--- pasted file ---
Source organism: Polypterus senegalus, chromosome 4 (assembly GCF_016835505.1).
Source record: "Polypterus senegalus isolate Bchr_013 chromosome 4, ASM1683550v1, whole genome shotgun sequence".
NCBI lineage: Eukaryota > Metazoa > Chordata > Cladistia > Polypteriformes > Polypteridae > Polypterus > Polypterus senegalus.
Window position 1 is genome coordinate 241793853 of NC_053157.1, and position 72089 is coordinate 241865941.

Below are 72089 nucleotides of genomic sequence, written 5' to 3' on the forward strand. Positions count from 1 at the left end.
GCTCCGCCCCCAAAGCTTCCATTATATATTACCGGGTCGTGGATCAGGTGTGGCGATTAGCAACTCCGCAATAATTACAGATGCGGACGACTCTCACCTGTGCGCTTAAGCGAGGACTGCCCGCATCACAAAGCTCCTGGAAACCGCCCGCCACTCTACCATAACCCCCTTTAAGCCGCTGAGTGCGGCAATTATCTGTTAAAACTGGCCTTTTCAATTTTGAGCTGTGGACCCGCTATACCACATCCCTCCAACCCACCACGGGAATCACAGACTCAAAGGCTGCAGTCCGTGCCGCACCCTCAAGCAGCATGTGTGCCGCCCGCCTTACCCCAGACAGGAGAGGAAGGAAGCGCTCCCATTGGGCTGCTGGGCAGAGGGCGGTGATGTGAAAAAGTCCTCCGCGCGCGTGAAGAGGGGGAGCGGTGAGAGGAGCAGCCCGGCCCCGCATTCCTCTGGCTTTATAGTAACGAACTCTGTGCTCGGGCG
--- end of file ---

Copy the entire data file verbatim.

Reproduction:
Source organism: Polypterus senegalus, chromosome 4 (assembly GCF_016835505.1).
Source record: "Polypterus senegalus isolate Bchr_013 chromosome 4, ASM1683550v1, whole genome shotgun sequence".
NCBI lineage: Eukaryota > Metazoa > Chordata > Cladistia > Polypteriformes > Polypteridae > Polypterus > Polypterus senegalus.
Window position 1 is genome coordinate 241793853 of NC_053157.1, and position 72089 is coordinate 241865941.

Below are 72089 nucleotides of genomic sequence, written 5' to 3' on the forward strand. Positions count from 1 at the left end.
GCTCCGCCCCCAAAGCTTCCATTATATATTACCGGGTCGTGGATCAGGTGTGGCGATTAGCAACTCCGCAATAATTACAGATGCGGACGACTCTCACCTGTGCGCTTAAGCGAGGACTGCCCGCATCACAAAGCTCCTGGAAACCGCCCGCCACTCTACCATAACCCCCTTTAAGCCGCTGAGTGCGGCAATTATCTGTTAAAACTGGCCTTTTCAATTTTGAGCTGTGGACCCGCTATACCACATCCCTCCAACCCACCACGGGAATCACAGACTCAAAGGCTGCAGTCCGTGCCGCACCCTCAAGCAGCATGTGTGCCGCCCGCCTTACCCCAGACAGGAGAGGAAGGAAGCGCTCCCATTGGGCTGCTGGGCAGAGGGCGGTGATGTGAAAAAGTCCTCCGCGCGCGTGAAGAGGGGGAGCGGTGAGAGGAGCAGCCCGGCCCCGCATTCCTCTGGCTTTATAGTAACGAACTCTGTGCTCGGGCG